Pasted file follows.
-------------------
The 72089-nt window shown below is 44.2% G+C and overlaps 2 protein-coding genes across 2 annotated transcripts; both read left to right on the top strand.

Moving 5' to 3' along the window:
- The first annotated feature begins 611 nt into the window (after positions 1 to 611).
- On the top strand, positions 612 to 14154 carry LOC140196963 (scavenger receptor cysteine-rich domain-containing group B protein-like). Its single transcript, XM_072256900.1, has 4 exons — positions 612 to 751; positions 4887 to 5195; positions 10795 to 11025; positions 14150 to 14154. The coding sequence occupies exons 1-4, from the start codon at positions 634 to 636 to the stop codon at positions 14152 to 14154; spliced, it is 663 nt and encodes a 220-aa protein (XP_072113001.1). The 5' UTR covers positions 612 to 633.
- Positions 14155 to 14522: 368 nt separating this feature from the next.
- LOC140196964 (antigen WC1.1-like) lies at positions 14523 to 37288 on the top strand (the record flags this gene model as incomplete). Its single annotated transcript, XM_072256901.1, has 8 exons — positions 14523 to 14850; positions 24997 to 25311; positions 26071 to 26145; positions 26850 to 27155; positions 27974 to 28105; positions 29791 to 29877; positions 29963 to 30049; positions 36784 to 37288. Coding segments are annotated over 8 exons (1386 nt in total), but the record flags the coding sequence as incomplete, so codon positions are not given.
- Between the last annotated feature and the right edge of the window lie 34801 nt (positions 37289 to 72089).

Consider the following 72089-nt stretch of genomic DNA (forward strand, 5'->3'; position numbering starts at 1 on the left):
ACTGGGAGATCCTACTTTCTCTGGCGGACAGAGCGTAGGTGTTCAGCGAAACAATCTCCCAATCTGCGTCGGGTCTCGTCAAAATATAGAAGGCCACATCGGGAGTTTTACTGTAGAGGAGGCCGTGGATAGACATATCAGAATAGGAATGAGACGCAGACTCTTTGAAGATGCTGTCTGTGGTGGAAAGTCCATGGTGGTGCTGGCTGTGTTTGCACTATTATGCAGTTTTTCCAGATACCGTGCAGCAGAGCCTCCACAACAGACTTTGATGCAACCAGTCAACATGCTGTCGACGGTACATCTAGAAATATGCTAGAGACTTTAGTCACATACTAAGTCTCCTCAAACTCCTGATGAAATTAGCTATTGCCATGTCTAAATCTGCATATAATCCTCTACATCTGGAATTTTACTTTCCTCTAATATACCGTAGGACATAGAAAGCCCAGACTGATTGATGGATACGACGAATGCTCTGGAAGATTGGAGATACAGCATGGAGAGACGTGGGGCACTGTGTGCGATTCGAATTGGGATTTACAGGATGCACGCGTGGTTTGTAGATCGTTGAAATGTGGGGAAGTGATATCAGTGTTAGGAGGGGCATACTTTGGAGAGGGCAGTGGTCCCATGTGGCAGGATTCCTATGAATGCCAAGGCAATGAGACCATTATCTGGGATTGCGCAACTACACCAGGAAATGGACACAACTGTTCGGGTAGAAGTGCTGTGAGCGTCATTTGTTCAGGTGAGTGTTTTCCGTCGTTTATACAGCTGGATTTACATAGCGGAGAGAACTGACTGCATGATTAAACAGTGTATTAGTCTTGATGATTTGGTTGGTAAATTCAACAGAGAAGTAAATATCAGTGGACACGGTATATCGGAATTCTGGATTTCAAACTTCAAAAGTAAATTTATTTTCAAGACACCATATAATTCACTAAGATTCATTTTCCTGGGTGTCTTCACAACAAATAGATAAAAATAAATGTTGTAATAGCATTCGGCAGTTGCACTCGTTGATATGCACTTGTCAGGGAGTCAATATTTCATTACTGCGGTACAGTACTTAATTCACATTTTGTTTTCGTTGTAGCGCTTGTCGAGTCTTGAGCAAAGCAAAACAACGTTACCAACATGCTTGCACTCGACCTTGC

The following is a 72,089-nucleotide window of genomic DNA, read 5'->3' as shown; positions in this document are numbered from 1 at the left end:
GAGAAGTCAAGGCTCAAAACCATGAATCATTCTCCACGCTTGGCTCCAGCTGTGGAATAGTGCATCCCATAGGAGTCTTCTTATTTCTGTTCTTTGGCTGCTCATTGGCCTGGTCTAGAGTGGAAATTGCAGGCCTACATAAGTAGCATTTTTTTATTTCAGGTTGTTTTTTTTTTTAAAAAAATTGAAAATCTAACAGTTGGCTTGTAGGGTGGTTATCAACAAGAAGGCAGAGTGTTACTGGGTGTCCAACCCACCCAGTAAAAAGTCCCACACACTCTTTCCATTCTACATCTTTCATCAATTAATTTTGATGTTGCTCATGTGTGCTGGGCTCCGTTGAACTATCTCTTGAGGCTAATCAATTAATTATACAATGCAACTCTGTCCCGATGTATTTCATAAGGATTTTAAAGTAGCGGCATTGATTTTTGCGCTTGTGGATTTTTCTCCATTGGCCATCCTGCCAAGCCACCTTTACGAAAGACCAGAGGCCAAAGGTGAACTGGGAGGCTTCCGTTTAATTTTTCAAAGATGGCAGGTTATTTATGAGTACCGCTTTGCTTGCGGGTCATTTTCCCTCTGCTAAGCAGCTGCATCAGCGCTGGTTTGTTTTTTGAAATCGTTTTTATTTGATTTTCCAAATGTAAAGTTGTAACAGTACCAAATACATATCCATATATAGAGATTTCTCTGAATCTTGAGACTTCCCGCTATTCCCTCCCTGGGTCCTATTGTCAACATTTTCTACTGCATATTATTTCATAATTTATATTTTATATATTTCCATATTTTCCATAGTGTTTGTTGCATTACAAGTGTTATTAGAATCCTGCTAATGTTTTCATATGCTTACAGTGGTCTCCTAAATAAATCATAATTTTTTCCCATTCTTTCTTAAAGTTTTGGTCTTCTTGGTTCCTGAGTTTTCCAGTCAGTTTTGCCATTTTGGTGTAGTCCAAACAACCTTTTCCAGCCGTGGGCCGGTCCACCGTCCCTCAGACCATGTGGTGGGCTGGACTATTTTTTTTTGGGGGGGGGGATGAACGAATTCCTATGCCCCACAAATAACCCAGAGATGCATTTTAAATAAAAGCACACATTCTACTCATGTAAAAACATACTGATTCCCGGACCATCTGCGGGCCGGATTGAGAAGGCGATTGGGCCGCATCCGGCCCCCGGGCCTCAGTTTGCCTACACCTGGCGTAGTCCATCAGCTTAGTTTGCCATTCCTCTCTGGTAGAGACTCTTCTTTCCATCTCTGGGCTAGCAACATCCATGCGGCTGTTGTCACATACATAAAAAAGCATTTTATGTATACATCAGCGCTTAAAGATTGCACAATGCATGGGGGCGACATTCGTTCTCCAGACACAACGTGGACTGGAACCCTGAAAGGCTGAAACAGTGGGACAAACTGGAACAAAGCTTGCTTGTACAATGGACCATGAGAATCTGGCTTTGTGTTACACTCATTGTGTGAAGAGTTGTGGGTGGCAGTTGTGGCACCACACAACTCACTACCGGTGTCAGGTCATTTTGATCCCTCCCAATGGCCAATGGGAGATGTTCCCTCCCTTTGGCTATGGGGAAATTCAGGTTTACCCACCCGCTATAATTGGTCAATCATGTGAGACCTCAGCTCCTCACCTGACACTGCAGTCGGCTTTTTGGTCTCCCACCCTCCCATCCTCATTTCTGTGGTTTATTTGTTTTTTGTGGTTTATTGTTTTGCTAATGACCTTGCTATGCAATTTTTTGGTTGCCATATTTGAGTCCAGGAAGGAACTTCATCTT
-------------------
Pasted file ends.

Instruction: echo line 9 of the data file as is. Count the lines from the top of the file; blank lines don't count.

ACTGGGAGATCCTACTTTCTCTGGCGGACAGAGCGTAGGTGTTCAGCGAAACAATCTCCCAATCTGCGTCGGGTCTCGTCAAAATATAGAAGGCCACATCGGGAGTTTTACTGTAGAGGAGGCCGTGGATAGACATATCAGAATAGGAATGAGACGCAGACTCTTTGAAGATGCTGTCTGTGGTGGAAAGTCCATGGTGGTGCTGGCTGTGTTTGCACTATTATGCAGTTTTTCCAGATACCGTGCAGCAGAGCCTCCACAACAGACTTTGATGCAACCAGTCAACATGCTGTCGACGGTACATCTAGAAATATGCTAGAGACTTTAGTCACATACTAAGTCTCCTCAAACTCCTGATGAAATTAGCTATTGCCATGTCTAAATCTGCATATAATCCTCTACATCTGGAATTTTACTTTCCTCTAATATACCGTAGGACATAGAAAGCCCAGACTGATTGATGGATACGACGAATGCTCTGGAAGATTGGAGATACAGCATGGAGAGACGTGGGGCACTGTGTGCGATTCGAATTGGGATTTACAGGATGCACGCGTGGTTTGTAGATCGTTGAAATGTGGGGAAGTGATATCAGTGTTAGGAGGGGCATACTTTGGAGAGGGCAGTGGTCCCATGTGGCAGGATTCCTATGAATGCCAAGGCAATGAGACCATTATCTGGGATTGCGCAACTACACCAGGAAATGGACACAACTGTTCGGGTAGAAGTGCTGTGAGCGTCATTTGTTCAGGTGAGTGTTTTCCGTCGTTTATACAGCTGGATTTACATAGCGGAGAGAACTGACTGCATGATTAAACAGTGTATTAGTCTTGATGATTTGGTTGGTAAATTCAACAGAGAAGTAAATATCAGTGGACACGGTATATCGGAATTCTGGATTTCAAACTTCAAAAGTAAATTTATTTTCAAGACACCATATAATTCACTAAGATTCATTTTCCTGGGTGTCTTCACAACAAATAGATAAAAATAAATGTTGTAATAGCATTCGGCAGTTGCACTCGTTGATATGCACTTGTCAGGGAGTCAATATTTCATTACTGCGGTACAGTACTTAATTCACATTTTGTTTTCGTTGTAGCGCTTGTCGAGTCTTGAGCAAAGCAAAACAACGTTACCAACATGCTTGCACTCGACCTTGC